'The Bishop' rose References
Book (Apr 1993) Page(s) 601.
The Bishop Centifolia, cerise-magenta, Name, classification and origin uncertain. Description.
Book (Feb 1993) Page(s) 65. Includes photo(s).
The Bishop Centifolia. Parentage and origin unknown, but may include Gallica... before 1821. Description and cultivation... flowers: double, flat rosettes, magenta-cerise fading to grey-blue...
Book (1993) Page(s) 57.
The Bishop Description... flower: double, rosette, cerise-magenta with pale lilac on the reverse of the petals, later becoming slate-grey and parma-violet...
Book (1993) Page(s) 21. Includes photo(s).
('L'Evêque', 'The Bishop') purple flowers that fade to greyish-violet. An old French variety illustrated by Redouté in 1821.
Book (1991) Page(s) 83.
(Centifolia x Gallica) Description. Flowers: a mix of purple, cherry-red and burgundy.
Book (1988) Page(s) 58-59. Includes photo(s).
The Bishop ('L'Evêque') A Gallica hybrid of unknown origin illustrated by Redouté in 1821. Height: 1.1 m... well-scented flowers opening cerise and fading at the edges to grey purple.
Book (1987) Page(s) 47.
Steen lists it as a Centifolia, often confused with the Gallica, 'Anaïs Ségalas' as it has blooms of somewhat similar colouring. The full blooms are not very large; but make up in colouring what they lack in size. The flowers, tightly packed with petals, open a cerise-magenta which quickly turns to violet and slate-grey. In England, it is considered to be the same as the old French Gallica, 'L'Evêque'. Slender upright non-bristly stems clothed with polished, smooth leaves quite unlike those of 'Anaïs Ségalas'.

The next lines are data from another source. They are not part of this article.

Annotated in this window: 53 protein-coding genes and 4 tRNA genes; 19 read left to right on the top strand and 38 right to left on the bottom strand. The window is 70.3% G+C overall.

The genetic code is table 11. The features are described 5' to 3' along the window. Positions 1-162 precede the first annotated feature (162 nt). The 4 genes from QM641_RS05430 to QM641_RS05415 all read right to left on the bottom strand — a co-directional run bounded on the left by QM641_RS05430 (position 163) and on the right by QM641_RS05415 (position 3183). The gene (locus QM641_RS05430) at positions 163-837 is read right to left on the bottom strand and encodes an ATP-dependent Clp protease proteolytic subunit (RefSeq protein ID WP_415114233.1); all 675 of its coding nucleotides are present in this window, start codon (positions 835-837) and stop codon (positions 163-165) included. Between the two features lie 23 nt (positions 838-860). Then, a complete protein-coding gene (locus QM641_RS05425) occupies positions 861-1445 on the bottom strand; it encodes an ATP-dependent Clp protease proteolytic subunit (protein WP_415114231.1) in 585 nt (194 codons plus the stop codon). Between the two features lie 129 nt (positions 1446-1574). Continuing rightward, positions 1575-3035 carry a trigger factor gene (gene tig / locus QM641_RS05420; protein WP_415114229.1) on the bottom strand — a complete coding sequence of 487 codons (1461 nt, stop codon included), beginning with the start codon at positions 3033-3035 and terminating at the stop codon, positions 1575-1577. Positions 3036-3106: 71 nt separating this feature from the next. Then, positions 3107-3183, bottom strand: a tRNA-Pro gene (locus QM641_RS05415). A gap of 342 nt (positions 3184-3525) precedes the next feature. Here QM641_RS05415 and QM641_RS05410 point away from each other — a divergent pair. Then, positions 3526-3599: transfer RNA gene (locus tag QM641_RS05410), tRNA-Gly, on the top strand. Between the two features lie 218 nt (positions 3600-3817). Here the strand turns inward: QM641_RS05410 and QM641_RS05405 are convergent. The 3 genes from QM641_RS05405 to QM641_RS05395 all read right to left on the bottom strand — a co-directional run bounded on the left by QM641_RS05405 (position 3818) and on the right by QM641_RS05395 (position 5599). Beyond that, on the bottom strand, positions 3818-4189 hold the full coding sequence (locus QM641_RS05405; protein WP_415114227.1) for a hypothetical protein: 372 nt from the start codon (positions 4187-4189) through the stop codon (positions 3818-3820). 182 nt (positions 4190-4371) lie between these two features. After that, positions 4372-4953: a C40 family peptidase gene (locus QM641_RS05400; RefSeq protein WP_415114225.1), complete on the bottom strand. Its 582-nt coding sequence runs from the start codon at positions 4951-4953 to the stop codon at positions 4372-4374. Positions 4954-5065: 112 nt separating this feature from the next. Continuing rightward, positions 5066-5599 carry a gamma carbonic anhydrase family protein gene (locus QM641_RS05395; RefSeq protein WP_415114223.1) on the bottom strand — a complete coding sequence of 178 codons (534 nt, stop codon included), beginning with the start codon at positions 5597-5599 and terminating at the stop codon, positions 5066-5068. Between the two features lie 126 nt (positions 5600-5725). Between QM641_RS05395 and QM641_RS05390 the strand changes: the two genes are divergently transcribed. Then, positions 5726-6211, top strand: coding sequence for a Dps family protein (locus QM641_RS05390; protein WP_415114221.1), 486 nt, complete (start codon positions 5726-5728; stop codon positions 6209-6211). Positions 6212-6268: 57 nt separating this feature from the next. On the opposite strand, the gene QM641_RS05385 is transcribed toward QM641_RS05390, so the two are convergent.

Book (Dec 1985) Page(s) 171. Includes photo(s).
[Beales puts this under Centifolias] Origin, date and parentage unknown. Description. Flowers: full, rosette-shaped, an unusual mixture of magenta, cerise and purple... Flowers rather earlier than most of this group... An excellent rose although some doubt exists as to its proper classification and, indeed, its true name.
Book (1983) Page(s) 65.
The Bishop Centifolia hybrid. This rose is suspected of having a goodly amount of Gallica blood in it. Description.
Website/Catalog (Nov 1959) Page(s) 28.
(Listed under Centifolias) Different from all others, but name doubtful. Slender stems and small leaves. Flowers in usual clusters, but opening quite flat, bright cerise-red, quickly reflexing and assuming rich lilac-purple tones; almost blue in evening light, and sometimes a mixture of magenta and slate-grey. Unique. early flowering, the first purple variety to open. 5 ft. x 3 ft.